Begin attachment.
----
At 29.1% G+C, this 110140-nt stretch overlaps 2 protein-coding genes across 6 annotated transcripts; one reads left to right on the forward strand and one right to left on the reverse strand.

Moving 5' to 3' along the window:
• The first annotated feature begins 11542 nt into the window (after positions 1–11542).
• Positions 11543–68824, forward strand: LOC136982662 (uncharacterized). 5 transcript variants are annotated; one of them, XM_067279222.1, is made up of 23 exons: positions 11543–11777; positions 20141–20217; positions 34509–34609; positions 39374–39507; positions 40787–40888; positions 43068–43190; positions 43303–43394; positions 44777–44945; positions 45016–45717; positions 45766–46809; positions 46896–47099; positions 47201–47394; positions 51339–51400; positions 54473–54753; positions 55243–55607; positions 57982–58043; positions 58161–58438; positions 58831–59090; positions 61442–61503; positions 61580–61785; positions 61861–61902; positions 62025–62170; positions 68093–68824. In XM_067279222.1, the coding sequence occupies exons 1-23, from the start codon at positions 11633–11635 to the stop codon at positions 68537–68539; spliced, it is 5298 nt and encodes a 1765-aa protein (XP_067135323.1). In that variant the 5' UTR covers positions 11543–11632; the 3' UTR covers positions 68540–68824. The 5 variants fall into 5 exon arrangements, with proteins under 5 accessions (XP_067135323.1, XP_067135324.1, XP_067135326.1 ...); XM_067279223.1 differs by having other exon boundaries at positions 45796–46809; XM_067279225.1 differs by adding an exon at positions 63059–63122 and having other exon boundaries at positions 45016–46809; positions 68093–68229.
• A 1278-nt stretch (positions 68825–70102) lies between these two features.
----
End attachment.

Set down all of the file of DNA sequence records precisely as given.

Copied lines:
At 29.1% G+C, this 110140-nt stretch overlaps 2 protein-coding genes across 6 annotated transcripts; one reads left to right on the forward strand and one right to left on the reverse strand.

Moving 5' to 3' along the window:
• The first annotated feature begins 11542 nt into the window (after positions 1–11542).
• Positions 11543–68824, forward strand: LOC136982662 (uncharacterized). 5 transcript variants are annotated; one of them, XM_067279222.1, is made up of 23 exons: positions 11543–11777; positions 20141–20217; positions 34509–34609; positions 39374–39507; positions 40787–40888; positions 43068–43190; positions 43303–43394; positions 44777–44945; positions 45016–45717; positions 45766–46809; positions 46896–47099; positions 47201–47394; positions 51339–51400; positions 54473–54753; positions 55243–55607; positions 57982–58043; positions 58161–58438; positions 58831–59090; positions 61442–61503; positions 61580–61785; positions 61861–61902; positions 62025–62170; positions 68093–68824. In XM_067279222.1, the coding sequence occupies exons 1-23, from the start codon at positions 11633–11635 to the stop codon at positions 68537–68539; spliced, it is 5298 nt and encodes a 1765-aa protein (XP_067135323.1). In that variant the 5' UTR covers positions 11543–11632; the 3' UTR covers positions 68540–68824. The 5 variants fall into 5 exon arrangements, with proteins under 5 accessions (XP_067135323.1, XP_067135324.1, XP_067135326.1 ...); XM_067279223.1 differs by having other exon boundaries at positions 45796–46809; XM_067279225.1 differs by adding an exon at positions 63059–63122 and having other exon boundaries at positions 45016–46809; positions 68093–68229.
• A 1278-nt stretch (positions 68825–70102) lies between these two features.